A thriller by Frederic Colier. The opening chapter.
It may as well have been a dark and stormy night. A gothic rain was on its way, and a violent wind swept across the front lawn. Except that the place was not England but Connecticut, and the roar emerging from inside the garage belonged not to a spiffy highwayman but a restless shadow coming through a backdoor. “Vickie! Vickie!” His two naked feet step into the light. Gasping, a broad-shouldered man rushes past bikes hanging on a wall, dimming the wheels sparkling under the spell of a row of bulbs. Is he scared or enraged? Hard to tell. A ball of clothes under one arm, he races up the driveway. Four bold but awkward strides. Is he chasing or running away? From the entrance gates he peers up and down the road, waits for a presence, a sign. Moving past the window-mobbed colonial house, he circles past the garages. Still no one. His eyes drift up towards the darkening woods where a stubborn wind rattles the canopy of trees. Oppressive heat. He swings around with the vigor of an innocent man trapped in a nightmare. But nature does not heed the human drama. The rustling of the leaves, some madly racing across the lawn, drowns out his calls. Filthy weather, even ravens there grow tight-billed. What was that shadow scurrying inside the house?
He barges through the front door, deaf to the loose tarp flapping against the hull of the dinghy parked outside the garage doors. He bulls up the hollow wooden stairs. A grayish cannonball with a stooped posture on a mission unbecoming to his age. Spinning across the landing, he bounces against a corner vase. A flower of debris watermarks the parquet. He elbows open a door of what is clearly a teenager’s bedroom. Hope quickly gives way to desperation. Posters of ‘80s European rock bands: Depeche Mode, Joy Division, Killing Joke, adorn the otherwise cluttered room. He tosses a scrum of clothes, Vickie’s, which sprawls on the bed upon crashing: a pair of dark jeans, a purple sweatshirt with G. Etherege High in large white letters.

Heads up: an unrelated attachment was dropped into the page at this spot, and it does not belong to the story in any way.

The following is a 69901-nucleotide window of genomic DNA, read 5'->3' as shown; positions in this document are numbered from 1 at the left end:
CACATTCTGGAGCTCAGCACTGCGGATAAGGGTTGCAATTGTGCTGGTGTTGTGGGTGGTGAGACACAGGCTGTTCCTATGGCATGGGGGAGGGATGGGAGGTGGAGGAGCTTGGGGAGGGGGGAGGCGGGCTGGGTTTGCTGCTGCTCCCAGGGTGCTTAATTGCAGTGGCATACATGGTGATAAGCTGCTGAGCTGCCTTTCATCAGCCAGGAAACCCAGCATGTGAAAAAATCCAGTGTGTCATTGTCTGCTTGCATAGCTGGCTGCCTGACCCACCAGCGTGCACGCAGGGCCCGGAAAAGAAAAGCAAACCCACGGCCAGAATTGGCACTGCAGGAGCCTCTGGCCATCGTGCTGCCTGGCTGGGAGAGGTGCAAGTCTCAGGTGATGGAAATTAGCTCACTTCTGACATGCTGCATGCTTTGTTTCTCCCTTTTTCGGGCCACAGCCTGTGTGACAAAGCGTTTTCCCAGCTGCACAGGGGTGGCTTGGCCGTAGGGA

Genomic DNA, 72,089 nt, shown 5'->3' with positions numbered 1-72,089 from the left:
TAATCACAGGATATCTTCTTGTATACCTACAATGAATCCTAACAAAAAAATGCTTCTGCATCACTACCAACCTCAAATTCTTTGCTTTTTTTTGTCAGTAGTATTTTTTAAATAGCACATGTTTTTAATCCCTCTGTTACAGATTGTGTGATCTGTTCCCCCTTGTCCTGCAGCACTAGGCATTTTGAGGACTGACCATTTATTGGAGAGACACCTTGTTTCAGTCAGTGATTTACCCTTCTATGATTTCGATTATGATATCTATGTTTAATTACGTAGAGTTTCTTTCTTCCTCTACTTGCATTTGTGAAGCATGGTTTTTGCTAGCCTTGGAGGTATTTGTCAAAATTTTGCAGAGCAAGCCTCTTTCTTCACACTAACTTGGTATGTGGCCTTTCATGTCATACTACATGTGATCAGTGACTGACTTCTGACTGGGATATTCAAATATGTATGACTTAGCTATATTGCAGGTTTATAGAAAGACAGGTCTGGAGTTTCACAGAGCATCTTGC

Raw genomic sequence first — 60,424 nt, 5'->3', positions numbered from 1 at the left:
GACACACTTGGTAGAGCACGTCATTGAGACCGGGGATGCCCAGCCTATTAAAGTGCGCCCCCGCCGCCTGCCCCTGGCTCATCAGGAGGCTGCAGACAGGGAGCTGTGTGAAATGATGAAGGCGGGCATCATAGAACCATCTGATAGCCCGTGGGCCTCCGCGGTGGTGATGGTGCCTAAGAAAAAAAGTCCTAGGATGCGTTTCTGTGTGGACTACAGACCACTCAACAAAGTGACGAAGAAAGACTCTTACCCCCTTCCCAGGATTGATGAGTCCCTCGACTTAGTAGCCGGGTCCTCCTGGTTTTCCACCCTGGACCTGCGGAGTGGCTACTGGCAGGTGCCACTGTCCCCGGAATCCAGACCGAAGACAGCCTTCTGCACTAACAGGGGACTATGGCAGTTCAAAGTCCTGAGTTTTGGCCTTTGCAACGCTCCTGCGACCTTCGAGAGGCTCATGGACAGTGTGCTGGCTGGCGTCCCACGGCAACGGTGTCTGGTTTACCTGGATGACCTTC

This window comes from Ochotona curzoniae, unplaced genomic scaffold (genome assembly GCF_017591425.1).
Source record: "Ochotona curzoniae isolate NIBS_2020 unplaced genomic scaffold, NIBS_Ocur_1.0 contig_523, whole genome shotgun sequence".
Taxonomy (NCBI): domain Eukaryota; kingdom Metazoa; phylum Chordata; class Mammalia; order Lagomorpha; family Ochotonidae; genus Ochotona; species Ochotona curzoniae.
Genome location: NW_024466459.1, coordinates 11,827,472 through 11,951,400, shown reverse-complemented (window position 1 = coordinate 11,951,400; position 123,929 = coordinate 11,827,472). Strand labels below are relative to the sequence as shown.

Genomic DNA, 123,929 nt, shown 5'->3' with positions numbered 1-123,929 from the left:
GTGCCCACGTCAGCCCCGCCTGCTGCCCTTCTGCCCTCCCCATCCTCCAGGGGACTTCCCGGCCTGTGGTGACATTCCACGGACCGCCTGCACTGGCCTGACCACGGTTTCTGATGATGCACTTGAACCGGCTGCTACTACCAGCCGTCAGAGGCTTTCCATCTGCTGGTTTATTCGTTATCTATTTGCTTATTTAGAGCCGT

“Vickie! Vickie?” Beyond the echo, his shouts fall flat. This time his voice shakes with untainted alarm. Maybe another room. Maybe. He bolts across the landing already dreading the outcome. Out of breath, he thumps at the door, which bounces back on the floor stopper. His elbow judders by reflex to avoid the backlash. He scrambles back downstairs. The fire stifles his gesture but rages inside.
He powers into the kitchen, not realizing that he is mumbling to himself. On the black marble countertop, their glasses almost touch, hers half full, caked with fingerprints and rimmed with purple lipstick; his empty; the bottle one quarter full. He takes a refill, aware the previous glass has dulled his gaze. Instead of drinking, he douses himself from the cold-water tap, as if cooling would bring clarity.
Can’t possibly be true. Can’t be.
A paper napkin on the counter flutters down into the sink. A paper napkin. That means . . . He spins around. The back door is ajar. She’s got to be . . . Within seconds, he is outside, hair dripping. Glimmering beads sprinkle his shoulders as light hits them. A broken-crowned king.
“Vickie? You there? Vickie!” His voice is vacuumed away by the whoosh of the trees. “For Christ’s sake come back!”
He reels at the edge of the woods, flails in desperation waiting for some presence, a shadow, a movement behind a tree, oblivious to the twigs bristling under his bare feet and the thick late-summer drizzle, harbingers of an upcoming storm. He calls her name again and again, but the gusts will not relent.
Back at his desk, he stares at the phone. Within reach a stack of business cards: Loch Kafka, Captain for Hire. A deep-chested grunt breaks into the room, and with an unbridled sweep, he cleans his desk, the crashed debris mingling with the litter his feet dragged in from the backyard. How to explain what just happened? There is more clarity to a shipwreck than …
His hands scavenge through drawers. He retrieves a passport. His. Loch Kafka, ten years younger, hair still dark, bright eyes already showing signs of exhaustion. He fishes for another: a blond woman in her mid-thirties, assertive green eyes: Amanda’s. Nothing else. He swings open the double doors of the closet, shuffles through a pile of boxes, knocking aside what is in his way. Nothing and nothing. His eyes glaze over with dread, with fear. His jaw throbs in erratic agreement. He slumps back down, his fingers resting on the phone receiver, preyed to an uncontrollable spasm. His glances move back to the window where the skeletons of trees have clustered. They point at him, gossiping already, warning him they do not accept unwelcome visitors. What just happened? They know. No more reliable witnesses than trees across time. They have seen everything, know truths, past seasons and centuries. They remember the creatures and people who ventured among them. They remember their deeds.
A minute later he is in the basement slipping on rubber boots and, with a heavy gait, throws himself into the gothic woods, bloated with the unleashed storm, the swirling wind, and the ogling trees sheltering pontificating ravens. Whipping his arms to open a path, he looks like an albatross tripping on its clumsy wings. A departure into an unwanted territory? Or the continuation of a long-festering nightmare playing catchup?
 This line is a reference to the novel Paul Clifford (1830) by Edward Bulwer-Lytton.